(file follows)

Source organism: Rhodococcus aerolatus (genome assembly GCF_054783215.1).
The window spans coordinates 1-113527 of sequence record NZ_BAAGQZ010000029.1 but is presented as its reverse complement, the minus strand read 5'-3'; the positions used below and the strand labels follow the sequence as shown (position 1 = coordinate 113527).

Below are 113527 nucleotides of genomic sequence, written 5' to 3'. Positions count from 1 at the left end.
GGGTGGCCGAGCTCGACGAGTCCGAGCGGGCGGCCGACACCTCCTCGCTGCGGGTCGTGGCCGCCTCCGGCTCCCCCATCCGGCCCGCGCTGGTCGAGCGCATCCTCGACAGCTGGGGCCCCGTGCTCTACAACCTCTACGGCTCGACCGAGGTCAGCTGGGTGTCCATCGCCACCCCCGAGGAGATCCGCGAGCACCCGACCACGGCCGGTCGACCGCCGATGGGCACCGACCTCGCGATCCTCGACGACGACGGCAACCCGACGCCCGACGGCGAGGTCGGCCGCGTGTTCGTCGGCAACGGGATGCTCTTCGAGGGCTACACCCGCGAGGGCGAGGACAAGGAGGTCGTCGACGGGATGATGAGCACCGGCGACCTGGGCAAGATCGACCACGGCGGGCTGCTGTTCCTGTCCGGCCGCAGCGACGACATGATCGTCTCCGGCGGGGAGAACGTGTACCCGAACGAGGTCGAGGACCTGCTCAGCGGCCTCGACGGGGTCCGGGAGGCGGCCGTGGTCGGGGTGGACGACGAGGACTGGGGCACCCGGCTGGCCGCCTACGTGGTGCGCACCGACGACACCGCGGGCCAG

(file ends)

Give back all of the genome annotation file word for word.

Source organism: Rhodococcus aerolatus (genome assembly GCF_054783215.1).
The window spans coordinates 1-113527 of sequence record NZ_BAAGQZ010000029.1 but is presented as its reverse complement, the minus strand read 5'-3'; the positions used below and the strand labels follow the sequence as shown (position 1 = coordinate 113527).

Below are 113527 nucleotides of genomic sequence, written 5' to 3'. Positions count from 1 at the left end.
GGGTGGCCGAGCTCGACGAGTCCGAGCGGGCGGCCGACACCTCCTCGCTGCGGGTCGTGGCCGCCTCCGGCTCCCCCATCCGGCCCGCGCTGGTCGAGCGCATCCTCGACAGCTGGGGCCCCGTGCTCTACAACCTCTACGGCTCGACCGAGGTCAGCTGGGTGTCCATCGCCACCCCCGAGGAGATCCGCGAGCACCCGACCACGGCCGGTCGACCGCCGATGGGCACCGACCTCGCGATCCTCGACGACGACGGCAACCCGACGCCCGACGGCGAGGTCGGCCGCGTGTTCGTCGGCAACGGGATGCTCTTCGAGGGCTACACCCGCGAGGGCGAGGACAAGGAGGTCGTCGACGGGATGATGAGCACCGGCGACCTGGGCAAGATCGACCACGGCGGGCTGCTGTTCCTGTCCGGCCGCAGCGACGACATGATCGTCTCCGGCGGGGAGAACGTGTACCCGAACGAGGTCGAGGACCTGCTCAGCGGCCTCGACGGGGTCCGGGAGGCGGCCGTGGTCGGGGTGGACGACGAGGACTGGGGCACCCGGCTGGCCGCCTACGTGGTGCGCACCGACGACACCGCGGGCCAG